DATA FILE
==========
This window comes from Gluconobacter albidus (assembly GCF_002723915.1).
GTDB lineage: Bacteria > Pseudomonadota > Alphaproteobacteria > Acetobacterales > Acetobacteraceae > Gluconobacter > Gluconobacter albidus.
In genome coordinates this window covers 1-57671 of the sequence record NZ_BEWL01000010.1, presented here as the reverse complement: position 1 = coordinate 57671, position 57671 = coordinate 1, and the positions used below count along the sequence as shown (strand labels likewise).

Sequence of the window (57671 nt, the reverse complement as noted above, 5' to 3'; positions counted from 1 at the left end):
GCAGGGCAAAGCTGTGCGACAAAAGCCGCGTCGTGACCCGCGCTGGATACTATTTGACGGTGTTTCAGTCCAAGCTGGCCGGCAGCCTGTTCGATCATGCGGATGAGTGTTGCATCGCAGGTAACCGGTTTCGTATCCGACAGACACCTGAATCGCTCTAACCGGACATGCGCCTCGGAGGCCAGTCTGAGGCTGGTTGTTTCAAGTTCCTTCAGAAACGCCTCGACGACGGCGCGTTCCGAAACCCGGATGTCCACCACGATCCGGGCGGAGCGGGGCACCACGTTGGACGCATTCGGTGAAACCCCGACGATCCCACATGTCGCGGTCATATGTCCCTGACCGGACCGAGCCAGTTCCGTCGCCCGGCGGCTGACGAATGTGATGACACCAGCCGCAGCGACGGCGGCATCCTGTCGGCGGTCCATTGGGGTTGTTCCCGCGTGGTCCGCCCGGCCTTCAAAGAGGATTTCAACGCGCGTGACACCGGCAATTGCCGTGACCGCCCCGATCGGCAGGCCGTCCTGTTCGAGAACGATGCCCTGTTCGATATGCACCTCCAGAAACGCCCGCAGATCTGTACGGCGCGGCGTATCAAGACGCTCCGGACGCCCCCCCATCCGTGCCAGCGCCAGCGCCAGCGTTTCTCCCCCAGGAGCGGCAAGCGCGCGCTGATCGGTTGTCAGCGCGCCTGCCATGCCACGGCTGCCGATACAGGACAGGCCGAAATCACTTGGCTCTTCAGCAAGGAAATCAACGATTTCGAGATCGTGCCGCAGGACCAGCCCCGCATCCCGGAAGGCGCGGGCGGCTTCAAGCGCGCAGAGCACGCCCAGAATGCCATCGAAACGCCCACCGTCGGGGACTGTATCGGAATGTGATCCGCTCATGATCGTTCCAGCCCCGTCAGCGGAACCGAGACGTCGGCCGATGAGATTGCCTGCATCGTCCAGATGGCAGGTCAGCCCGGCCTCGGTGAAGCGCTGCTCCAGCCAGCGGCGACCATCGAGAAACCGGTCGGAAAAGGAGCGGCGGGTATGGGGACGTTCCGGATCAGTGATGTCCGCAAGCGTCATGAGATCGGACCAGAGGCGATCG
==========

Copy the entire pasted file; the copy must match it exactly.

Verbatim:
This window comes from Gluconobacter albidus (assembly GCF_002723915.1).
GTDB lineage: Bacteria > Pseudomonadota > Alphaproteobacteria > Acetobacterales > Acetobacteraceae > Gluconobacter > Gluconobacter albidus.
In genome coordinates this window covers 1-57671 of the sequence record NZ_BEWL01000010.1, presented here as the reverse complement: position 1 = coordinate 57671, position 57671 = coordinate 1, and the positions used below count along the sequence as shown (strand labels likewise).

Sequence of the window (57671 nt, the reverse complement as noted above, 5' to 3'; positions counted from 1 at the left end):
GCAGGGCAAAGCTGTGCGACAAAAGCCGCGTCGTGACCCGCGCTGGATACTATTTGACGGTGTTTCAGTCCAAGCTGGCCGGCAGCCTGTTCGATCATGCGGATGAGTGTTGCATCGCAGGTAACCGGTTTCGTATCCGACAGACACCTGAATCGCTCTAACCGGACATGCGCCTCGGAGGCCAGTCTGAGGCTGGTTGTTTCAAGTTCCTTCAGAAACGCCTCGACGACGGCGCGTTCCGAAACCCGGATGTCCACCACGATCCGGGCGGAGCGGGGCACCACGTTGGACGCATTCGGTGAAACCCCGACGATCCCACATGTCGCGGTCATATGTCCCTGACCGGACCGAGCCAGTTCCGTCGCCCGGCGGCTGACGAATGTGATGACACCAGCCGCAGCGACGGCGGCATCCTGTCGGCGGTCCATTGGGGTTGTTCCCGCGTGGTCCGCCCGGCCTTCAAAGAGGATTTCAACGCGCGTGACACCGGCAATTGCCGTGACCGCCCCGATCGGCAGGCCGTCCTGTTCGAGAACGATGCCCTGTTCGATATGCACCTCCAGAAACGCCCGCAGATCTGTACGGCGCGGCGTATCAAGACGCTCCGGACGCCCCCCCATCCGTGCCAGCGCCAGCGCCAGCGTTTCTCCCCCAGGAGCGGCAAGCGCGCGCTGATCGGTTGTCAGCGCGCCTGCCATGCCACGGCTGCCGATACAGGACAGGCCGAAATCACTTGGCTCTTCAGCAAGGAAATCAACGATTTCGAGATCGTGCCGCAGGACCAGCCCCGCATCCCGGAAGGCGCGGGCGGCTTCAAGCGCGCAGAGCACGCCCAGAATGCCATCGAAACGCCCACCGTCGGGGACTGTATCGGAATGTGATCCGCTCATGATCGTTCCAGCCCCGTCAGCGGAACCGAGACGTCGGCCGATGAGATTGCCTGCATCGTCCAGATGGCAGGTCAGCCCGGCCTCGGTGAAGCGCTGCTCCAGCCAGCGGCGACCATCGAGAAACCGGTCGGAAAAGGAGCGGCGGGTATGGGGACGTTCCGGATCAGTGATGTCCGCAAGCGTCATGAGATCGGACCAGAGGCGATCG